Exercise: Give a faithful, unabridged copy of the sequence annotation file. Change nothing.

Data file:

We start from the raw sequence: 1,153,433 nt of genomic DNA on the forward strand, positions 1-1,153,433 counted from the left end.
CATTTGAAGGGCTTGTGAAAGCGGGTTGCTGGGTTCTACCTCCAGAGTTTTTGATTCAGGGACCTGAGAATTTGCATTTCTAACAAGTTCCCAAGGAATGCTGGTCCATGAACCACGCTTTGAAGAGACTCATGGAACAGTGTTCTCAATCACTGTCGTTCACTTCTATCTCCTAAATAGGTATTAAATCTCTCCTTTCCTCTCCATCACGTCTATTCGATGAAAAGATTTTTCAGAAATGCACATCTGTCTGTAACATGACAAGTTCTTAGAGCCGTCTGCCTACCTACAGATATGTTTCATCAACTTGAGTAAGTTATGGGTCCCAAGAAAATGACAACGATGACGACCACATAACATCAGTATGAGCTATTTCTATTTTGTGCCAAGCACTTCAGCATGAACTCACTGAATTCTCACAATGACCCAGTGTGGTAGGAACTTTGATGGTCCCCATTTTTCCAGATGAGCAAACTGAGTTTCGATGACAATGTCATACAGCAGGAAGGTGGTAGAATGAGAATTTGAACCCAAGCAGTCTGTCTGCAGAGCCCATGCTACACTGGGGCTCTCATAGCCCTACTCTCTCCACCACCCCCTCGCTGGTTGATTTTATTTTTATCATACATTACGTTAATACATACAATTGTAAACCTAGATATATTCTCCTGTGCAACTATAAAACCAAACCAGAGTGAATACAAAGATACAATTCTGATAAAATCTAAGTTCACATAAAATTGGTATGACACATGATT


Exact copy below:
We start from the raw sequence: 1,153,433 nt of genomic DNA on the forward strand, positions 1-1,153,433 counted from the left end.
CATTTGAAGGGCTTGTGAAAGCGGGTTGCTGGGTTCTACCTCCAGAGTTTTTGATTCAGGGACCTGAGAATTTGCATTTCTAACAAGTTCCCAAGGAATGCTGGTCCATGAACCACGCTTTGAAGAGACTCATGGAACAGTGTTCTCAATCACTGTCGTTCACTTCTATCTCCTAAATAGGTATTAAATCTCTCCTTTCCTCTCCATCACGTCTATTCGATGAAAAGATTTTTCAGAAATGCACATCTGTCTGTAACATGACAAGTTCTTAGAGCCGTCTGCCTACCTACAGATATGTTTCATCAACTTGAGTAAGTTATGGGTCCCAAGAAAATGACAACGATGACGACCACATAACATCAGTATGAGCTATTTCTATTTTGTGCCAAGCACTTCAGCATGAACTCACTGAATTCTCACAATGACCCAGTGTGGTAGGAACTTTGATGGTCCCCATTTTTCCAGATGAGCAAACTGAGTTTCGATGACAATGTCATACAGCAGGAAGGTGGTAGAATGAGAATTTGAACCCAAGCAGTCTGTCTGCAGAGCCCATGCTACACTGGGGCTCTCATAGCCCTACTCTCTCCACCACCCCCTCGCTGGTTGATTTTATTTTTATCATACATTACGTTAATACATACAATTGTAAACCTAGATATATTCTCCTGTGCAACTATAAAACCAAACCAGAGTGAATACAAAGATACAATTCTGATAAAATCTAAGTTCACATAAAATTGGTATGACACATGATT